Episode 30 of the More than Health Care: A Community Health Conversation podcast is now available on the Alliance for Strong Families and Communities’ website and on Apple Podcasts, Google Play, and Spotify. Every other week, a new episode uncovers keys to collaboration and holistic health in pursuit of improved health outcomes and lower costs for all.
As a manager in the advisory services practice at Nonprofit Finance Fund, Sophia Raday combines her finance skills with her communications abilities to help set new directions of collaboration while also advancing funding opportunities between community-based organizations (CBOs) and the health care industry.
Through projects like Advancing Resilience and Community Health (ARCH), which fosters new relationships between CBOs and health care, Raday sees tremendous opportunity for partnering, but also believes that adopting new funding models to fuel this collaboration can be complicated or situational and that the reluctance to share data must be addressed to benefit all. However, she points to recent pay-for-performance funding changes that illustrate where progress has been made, "I would say that the model has kind of evolved … pay for performance used to be pay for success, where there was kind of an all or nothing payment if the goals were met, and it's transformed somewhat to more of a hybrid model where there's payments along the way, and then there's like bonuses for reaching certain goals. That seems to be a kind of a better model of the best of both worlds,” she states.
Raday is very enthusiastic about the growth in partnerships now emerging between individual CBOs, CBO networks, and the health care industry, which is still a relatively new concept between the two sectors. However, she identifies obstacles to overcome, like the power dynamics between smaller CBOs and larger health care entities, “We hope that by pulling together a network might help to balance the scales a little bit," says Raday. Also, she feels that there is too much fragmentation in the CBO landscape, which complicates service coordination. To address this, Raday believes that developing CBO networks that would allow health care providers to contract with one combined entity rather than several smaller agencies may be one of the answers.
One thing that Raday emphasizes is that cross-sector collaboration with networks of CBOs and new funding models is still in its earliest stage. “For folks out there that lead community-based organizations, you haven't missed the boat. This is a very nascent idea and movement. … You can come on board,” she explains. And with Raday’s commitment to identify and advance these initiatives, the paths and incremental steps to better collaboration and funding opportunities will be well-defined.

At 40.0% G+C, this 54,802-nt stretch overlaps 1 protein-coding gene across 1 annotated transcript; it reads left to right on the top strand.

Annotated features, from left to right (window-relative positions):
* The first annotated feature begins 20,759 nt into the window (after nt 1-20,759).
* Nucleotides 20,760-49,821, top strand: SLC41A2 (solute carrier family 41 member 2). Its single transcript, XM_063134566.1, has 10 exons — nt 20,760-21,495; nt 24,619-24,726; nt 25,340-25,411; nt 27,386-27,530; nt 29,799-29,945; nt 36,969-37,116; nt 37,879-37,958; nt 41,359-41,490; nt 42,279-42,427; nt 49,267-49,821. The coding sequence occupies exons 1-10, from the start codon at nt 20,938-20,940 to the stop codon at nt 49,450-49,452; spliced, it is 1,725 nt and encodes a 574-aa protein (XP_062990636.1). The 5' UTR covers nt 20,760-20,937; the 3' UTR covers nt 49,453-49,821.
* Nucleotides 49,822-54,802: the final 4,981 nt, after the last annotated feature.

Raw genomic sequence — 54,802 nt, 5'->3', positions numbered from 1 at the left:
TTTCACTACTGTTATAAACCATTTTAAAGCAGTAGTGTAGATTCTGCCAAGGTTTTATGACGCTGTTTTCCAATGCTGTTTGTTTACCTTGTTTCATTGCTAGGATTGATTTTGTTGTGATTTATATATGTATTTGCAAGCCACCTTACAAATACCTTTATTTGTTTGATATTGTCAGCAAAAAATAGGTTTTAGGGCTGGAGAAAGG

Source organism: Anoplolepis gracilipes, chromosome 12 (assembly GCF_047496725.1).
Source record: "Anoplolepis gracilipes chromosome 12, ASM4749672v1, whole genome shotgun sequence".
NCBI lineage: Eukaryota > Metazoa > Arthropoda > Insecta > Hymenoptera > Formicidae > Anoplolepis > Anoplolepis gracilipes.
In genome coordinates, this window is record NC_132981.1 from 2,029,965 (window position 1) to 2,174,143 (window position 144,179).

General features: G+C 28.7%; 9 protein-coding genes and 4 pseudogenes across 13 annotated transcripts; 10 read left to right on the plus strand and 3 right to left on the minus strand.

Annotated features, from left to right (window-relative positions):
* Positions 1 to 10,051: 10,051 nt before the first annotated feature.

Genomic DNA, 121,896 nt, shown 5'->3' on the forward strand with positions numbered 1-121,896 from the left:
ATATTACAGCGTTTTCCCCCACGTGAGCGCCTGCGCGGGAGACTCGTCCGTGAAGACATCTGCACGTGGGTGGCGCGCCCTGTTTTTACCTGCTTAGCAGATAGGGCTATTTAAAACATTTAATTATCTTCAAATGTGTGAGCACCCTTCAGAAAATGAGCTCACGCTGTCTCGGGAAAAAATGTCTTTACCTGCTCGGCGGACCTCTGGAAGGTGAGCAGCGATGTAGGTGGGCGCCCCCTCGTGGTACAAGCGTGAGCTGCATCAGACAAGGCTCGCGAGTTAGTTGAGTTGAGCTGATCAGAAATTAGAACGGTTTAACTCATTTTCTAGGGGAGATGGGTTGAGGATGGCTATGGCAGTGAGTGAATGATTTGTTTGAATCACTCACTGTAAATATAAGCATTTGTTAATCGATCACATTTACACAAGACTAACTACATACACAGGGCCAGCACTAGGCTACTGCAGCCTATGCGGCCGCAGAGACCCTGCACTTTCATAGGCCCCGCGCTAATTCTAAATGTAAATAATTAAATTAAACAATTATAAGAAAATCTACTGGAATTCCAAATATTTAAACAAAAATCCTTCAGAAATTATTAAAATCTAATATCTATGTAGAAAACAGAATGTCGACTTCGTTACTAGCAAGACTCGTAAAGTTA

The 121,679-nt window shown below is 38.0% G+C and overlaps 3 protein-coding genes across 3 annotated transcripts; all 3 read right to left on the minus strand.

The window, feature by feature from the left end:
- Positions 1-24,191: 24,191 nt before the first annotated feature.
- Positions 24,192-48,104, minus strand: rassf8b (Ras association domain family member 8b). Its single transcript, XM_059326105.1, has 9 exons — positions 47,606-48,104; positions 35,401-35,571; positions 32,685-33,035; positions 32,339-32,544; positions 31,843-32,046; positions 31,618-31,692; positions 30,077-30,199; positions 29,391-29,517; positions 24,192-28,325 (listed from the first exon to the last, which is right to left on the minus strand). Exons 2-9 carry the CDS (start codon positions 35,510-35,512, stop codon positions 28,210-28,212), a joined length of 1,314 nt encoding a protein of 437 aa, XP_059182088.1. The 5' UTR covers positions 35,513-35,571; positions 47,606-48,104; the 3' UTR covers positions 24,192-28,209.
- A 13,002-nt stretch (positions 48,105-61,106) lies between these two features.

Listen to Sophia Raday describe the obstacles and possible fixes to cross-sector partnerships and the related funding needs for CBOs and health care providers in Episode 30 of the More than Health Care Podcast available through the Alliance website or subscribe on the Apple Podcast, Google Play, or Spotify apps.
To learn more about the state of partnerships between members of the Alliance network and health care, and gain insight from Alliance recommendations, download the report Findings of the 2019 Health Request for Information.
About the Podcast
While many are realizing that collaboration and holistic approaches are the solution, the health care and human services sectors are struggling to find the right formula to realize the full potential. The More than Health Care podcast is designed to help organizations overcome barriers to partnerships resulting from cultural differences, financial pressures, and rules and regulations.
In addition to showcasing inspiring examples of integration from across the country, featured experts will expose the myths, misconceptions, and shortcomings of efforts to address the social determinants of health through collaboration across sectors.
This podcast is presented by the Alliance for Strong Families and Communities, Ascentria Care Alliance, and Beech Acres Parenting Center. Cohosts Jill Huynh, vice president of new business development at Beech Acres, and Tim Johnstone, executive vice president of community services at Ascentria, work at the intersection of health and human services, bringing the expertise and practical experience to uncover key takeaways for improving health care and human services integration.
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